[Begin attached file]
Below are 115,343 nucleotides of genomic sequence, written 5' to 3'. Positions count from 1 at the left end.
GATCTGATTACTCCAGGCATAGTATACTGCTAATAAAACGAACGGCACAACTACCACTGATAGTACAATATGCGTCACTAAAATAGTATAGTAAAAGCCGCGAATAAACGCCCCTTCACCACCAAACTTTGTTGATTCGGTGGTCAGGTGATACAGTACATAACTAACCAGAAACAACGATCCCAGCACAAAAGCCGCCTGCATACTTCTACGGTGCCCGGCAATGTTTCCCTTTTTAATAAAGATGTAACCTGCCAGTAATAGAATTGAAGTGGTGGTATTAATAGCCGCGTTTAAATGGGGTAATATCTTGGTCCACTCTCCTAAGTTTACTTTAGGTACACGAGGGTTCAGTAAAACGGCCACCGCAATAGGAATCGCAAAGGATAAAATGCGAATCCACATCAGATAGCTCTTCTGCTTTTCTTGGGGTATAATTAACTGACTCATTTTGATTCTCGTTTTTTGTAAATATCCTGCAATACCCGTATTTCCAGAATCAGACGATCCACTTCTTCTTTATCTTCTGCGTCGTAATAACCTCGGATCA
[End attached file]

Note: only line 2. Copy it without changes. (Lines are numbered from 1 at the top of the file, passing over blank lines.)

GATCTGATTACTCCAGGCATAGTATACTGCTAATAAAACGAACGGCACAACTACCACTGATAGTACAATATGCGTCACTAAAATAGTATAGTAAAAGCCGCGAATAAACGCCCCTTCACCACCAAACTTTGTTGATTCGGTGGTCAGGTGATACAGTACATAACTAACCAGAAACAACGATCCCAGCACAAAAGCCGCCTGCATACTTCTACGGTGCCCGGCAATGTTTCCCTTTTTAATAAAGATGTAACCTGCCAGTAATAGAATTGAAGTGGTGGTATTAATAGCCGCGTTTAAATGGGGTAATATCTTGGTCCACTCTCCTAAGTTTACTTTAGGTACACGAGGGTTCAGTAAAACGGCCACCGCAATAGGAATCGCAAAGGATAAAATGCGAATCCACATCAGATAGCTCTTCTGCTTTTCTTGGGGTATAATTAACTGACTCATTTTGATTCTCGTTTTTTGTAAATATCCTGCAATACCCGTATTTCCAGAATCAGACGATCCACTTCTTCTTTATCTTCTGCGTCGTAATAACCTCGGATCA